In yesterday’s Advisor, we presented some of the results of our 2015 Performance Management Survey; today, the rest of the results, including the role of HR and the top five errors supervisors make.
1,198 individuals participated in the survey, conducted in May 2015.
Forms and tools
Basically the same form is used for all or almost all employees at the organizations represented by 47.4% of our survey participants. Different forms for different departments or positions are used by 19.8%, and different forms for exempt vs. nonexempt are used by 17.9%. Management appraisals are conducted using a different form than the one used for nonmanagement employees by 20.1%, and 2.6% have no standard form.
Appraisal forms with ratings/scales work well for 79%, and essay questions work for 26.9%. Multiple choice review statements/questions work well for 15.1%, and 6.9% like yes/no statements/questions.
Performance review software is not an option for 63.4% of survey participants, and 6.4% have no performance appraisal software but are interested in learning more about it. Software is used by 15.3% with good results, but using it hasn’t improved the process for another 8.7%. A small group (1.6%) has looked for such software but found nothing that meets their needs.
When it comes to what kind of software is used, the responses in our survey are all over the map. ADP and in-house developed software tie at 11.6%. Success Factors is used by 11%, Halogen eAppraisal is used by 7.1%, and PeopleSoft is used by 6.1%. The largest group, however, is the “other” basket at 34.5%.
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When setting individual performance pay factors, employees are heavily involved for 8.5% (up from 6.8% in 2014) of our survey participants and somewhat involved for 19.3%. They are minimally involved for 20.6% (16.3% in 2014) and not involved at all for 51.6%.
When it comes to whether employees have sufficient impact on individual performance factors that affect their pay, 49.9% believe they do, and 31.1% believe they do not. The remaining 18.9% are not sure. Interestingly, when asked if the employees in their organizations are pleased with their individual pay-for-performance programs, 26.4% indicate they are, and 36.7% indicate that they are not. The remaining 36.8% aren’t sure one way or the other.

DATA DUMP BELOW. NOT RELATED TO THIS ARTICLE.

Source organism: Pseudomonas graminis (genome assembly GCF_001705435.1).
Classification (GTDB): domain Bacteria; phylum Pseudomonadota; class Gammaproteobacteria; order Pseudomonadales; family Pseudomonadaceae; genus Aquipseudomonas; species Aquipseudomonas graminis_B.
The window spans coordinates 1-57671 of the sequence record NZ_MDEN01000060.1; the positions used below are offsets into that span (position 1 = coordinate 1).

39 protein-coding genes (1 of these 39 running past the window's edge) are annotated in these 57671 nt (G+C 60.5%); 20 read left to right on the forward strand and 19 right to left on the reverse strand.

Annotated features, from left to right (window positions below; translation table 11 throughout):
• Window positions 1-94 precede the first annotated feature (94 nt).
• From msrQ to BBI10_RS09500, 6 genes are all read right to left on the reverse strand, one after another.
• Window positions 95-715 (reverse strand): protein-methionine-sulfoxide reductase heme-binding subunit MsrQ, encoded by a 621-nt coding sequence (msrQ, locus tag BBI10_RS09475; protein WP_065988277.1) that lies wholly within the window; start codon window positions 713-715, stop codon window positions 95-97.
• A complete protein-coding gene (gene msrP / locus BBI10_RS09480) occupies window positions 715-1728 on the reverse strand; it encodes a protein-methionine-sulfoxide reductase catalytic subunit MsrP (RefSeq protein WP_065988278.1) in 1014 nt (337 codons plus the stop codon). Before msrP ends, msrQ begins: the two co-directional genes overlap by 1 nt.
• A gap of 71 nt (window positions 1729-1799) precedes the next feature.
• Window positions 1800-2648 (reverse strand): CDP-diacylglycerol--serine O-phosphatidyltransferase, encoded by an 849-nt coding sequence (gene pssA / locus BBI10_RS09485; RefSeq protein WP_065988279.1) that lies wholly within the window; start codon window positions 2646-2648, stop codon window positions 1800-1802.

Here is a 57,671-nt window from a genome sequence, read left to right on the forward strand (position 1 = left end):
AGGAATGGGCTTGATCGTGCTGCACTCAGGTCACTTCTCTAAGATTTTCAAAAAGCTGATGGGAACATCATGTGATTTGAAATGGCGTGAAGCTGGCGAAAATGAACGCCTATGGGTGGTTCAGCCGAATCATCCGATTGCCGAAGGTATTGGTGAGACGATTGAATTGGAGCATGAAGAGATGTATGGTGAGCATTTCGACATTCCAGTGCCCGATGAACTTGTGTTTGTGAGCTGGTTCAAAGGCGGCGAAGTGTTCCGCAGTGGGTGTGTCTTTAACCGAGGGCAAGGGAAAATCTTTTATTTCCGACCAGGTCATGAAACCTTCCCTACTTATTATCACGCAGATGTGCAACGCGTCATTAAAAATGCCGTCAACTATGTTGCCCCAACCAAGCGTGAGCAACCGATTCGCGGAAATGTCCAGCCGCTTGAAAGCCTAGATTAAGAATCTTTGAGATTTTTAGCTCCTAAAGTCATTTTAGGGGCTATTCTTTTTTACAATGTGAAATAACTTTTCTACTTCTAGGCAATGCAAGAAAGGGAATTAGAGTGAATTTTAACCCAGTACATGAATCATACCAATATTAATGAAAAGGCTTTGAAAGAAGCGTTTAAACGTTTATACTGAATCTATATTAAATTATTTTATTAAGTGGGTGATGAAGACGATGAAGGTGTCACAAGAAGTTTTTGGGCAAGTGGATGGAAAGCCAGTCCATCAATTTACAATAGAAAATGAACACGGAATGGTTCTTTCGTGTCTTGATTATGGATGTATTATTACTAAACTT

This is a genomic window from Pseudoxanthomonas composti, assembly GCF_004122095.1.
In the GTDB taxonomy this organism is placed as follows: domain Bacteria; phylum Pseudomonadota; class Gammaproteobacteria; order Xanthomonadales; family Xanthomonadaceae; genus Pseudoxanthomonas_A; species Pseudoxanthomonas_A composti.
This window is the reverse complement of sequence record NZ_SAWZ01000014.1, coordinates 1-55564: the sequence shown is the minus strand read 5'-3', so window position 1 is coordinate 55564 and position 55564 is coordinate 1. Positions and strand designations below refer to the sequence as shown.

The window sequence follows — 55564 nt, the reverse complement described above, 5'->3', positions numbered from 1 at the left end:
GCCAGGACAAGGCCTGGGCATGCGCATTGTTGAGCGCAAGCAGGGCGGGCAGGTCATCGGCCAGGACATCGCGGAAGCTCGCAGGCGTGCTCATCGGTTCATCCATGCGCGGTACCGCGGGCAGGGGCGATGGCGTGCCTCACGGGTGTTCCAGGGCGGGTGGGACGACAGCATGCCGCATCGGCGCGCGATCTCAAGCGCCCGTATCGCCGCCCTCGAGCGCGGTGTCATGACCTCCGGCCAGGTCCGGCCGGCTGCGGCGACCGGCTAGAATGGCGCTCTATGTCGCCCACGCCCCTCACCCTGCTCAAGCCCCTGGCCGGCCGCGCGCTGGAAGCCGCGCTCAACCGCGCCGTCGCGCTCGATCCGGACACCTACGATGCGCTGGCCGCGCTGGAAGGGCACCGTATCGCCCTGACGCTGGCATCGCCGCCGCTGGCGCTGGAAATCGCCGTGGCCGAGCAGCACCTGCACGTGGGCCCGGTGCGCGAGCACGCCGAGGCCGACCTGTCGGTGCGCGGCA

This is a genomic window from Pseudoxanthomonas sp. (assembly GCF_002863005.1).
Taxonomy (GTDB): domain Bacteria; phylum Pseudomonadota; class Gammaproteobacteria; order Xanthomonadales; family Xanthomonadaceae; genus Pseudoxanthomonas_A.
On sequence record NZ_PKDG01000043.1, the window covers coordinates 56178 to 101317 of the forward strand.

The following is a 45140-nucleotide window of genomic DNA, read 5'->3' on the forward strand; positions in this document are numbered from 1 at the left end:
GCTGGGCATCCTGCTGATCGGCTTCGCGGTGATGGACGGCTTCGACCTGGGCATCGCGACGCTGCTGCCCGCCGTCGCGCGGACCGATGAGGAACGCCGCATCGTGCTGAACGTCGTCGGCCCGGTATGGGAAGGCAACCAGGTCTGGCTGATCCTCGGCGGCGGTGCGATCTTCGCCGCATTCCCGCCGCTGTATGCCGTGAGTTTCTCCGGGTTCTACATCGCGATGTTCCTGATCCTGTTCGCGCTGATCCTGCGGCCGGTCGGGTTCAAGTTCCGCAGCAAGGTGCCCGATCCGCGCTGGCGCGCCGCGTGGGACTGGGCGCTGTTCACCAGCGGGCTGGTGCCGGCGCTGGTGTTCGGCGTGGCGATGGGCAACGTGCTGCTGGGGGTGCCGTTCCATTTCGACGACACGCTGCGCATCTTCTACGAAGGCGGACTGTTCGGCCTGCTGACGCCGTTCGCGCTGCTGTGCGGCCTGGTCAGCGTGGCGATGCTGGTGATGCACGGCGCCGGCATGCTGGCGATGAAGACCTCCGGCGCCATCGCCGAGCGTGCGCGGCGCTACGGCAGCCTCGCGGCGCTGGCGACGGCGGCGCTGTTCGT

Management’s top responsibilities when it comes to performance evaluations are writing evaluations of their direct reports for 81.8% of survey participants, followed closely by setting goals for/with employees for 73.8%, conducting review meetings for 73.8%, and coaching employees for improved performance for 71.2%. Finishing out the field are reviewing evaluations prepared by their direct reports for their own employees (62.6%), deciding employee salary raises (49.3%), and providing input to other supervisors on their direct reports (37%).
The errors performance evaluators make include not completing the evaluation (20.2%), halo effect (23.4%), and horn effect (17%). The three most common errors are:
- Not following up with employee to check on progress, 45.6%
- Being late in completing evaluation(s), 40.8%
- Focusing on the most recent performance rather than the entire review period, 38.6%
Supervisors never receive discipline or poor marks for poorly executing performance appraisals for 37% of survey participants and only rarely for 34.1%. Training for supervisors on how to evaluate performance and conduct appraisals is offered annually by 25% and never for 27.5%.
When asked how they’ve successfully implemented performance appraisal programs, survey participants provided several helpful hints, including:
- Communication and follow-up, 61.5%
- Send reminder e-mails, 55.2%
- Offer assistance as needed, 39.8%
- Track who has turned them in, 35.8%
- Tie to supervisor/manager job performance, 28.5%
- Train individually as requested, 27.8%
- HR is involved in each evaluation, 25.1%
- Have management review after supervisor has completed, 18.5%
- Make evaluation forms shorter, 16.6%
- No evaluations turned in means no raise given, 10.1%
- Publish a false deadline that is 2 weeks before they are really due, 7.6%
HR’s responsibility for the performance appraisal process varies, but several functions were widely practiced, including:
- Formal training for supervisors/evaluators, 48.4%
- Filing the paperwork, 49.2%
- Reviewing all evaluations, 52.7%
- Informal coaching for supervisors/evaluators, 54.7%
Additionally, for 39.4% of survey participants, HR screens performance evaluations for anything that might be illegal before supervisors/managers meet with employees.
Evaluations are tied to most salary increases for 42.5% and are completely separate for 20.8%. They are partially tied together for 31.1%. Those who separate evaluations from increases do so because:
- A union agreement governs pay increases, 7.8%
- Evaluations are conducted more frequently than raises are issued, 8.4%
- They fear supervisors will be tempted to give good yet false appraisals so employees receive a good raise, 15.4%
- Budget doesn’t allow for raises every time employees receive evaluations, 16%
- Employee pay increases are on a different schedule than evaluations, 17.8%
- Appraisals are more valuable and constructive if raises aren’t tied to them, 18.6%
- It helps keep employees from having an entitlement mentality (evaluation = raise), 25.7%
- They want to focus attention on employee performance instead of on amount of raise, 31.4%
Even if salary increases are not an option due to pay freezes or some other reason, 79.6% (down from 84.6% in 2014) of survey participants still conduct performance appraisals.
Thanks again to all who participated!
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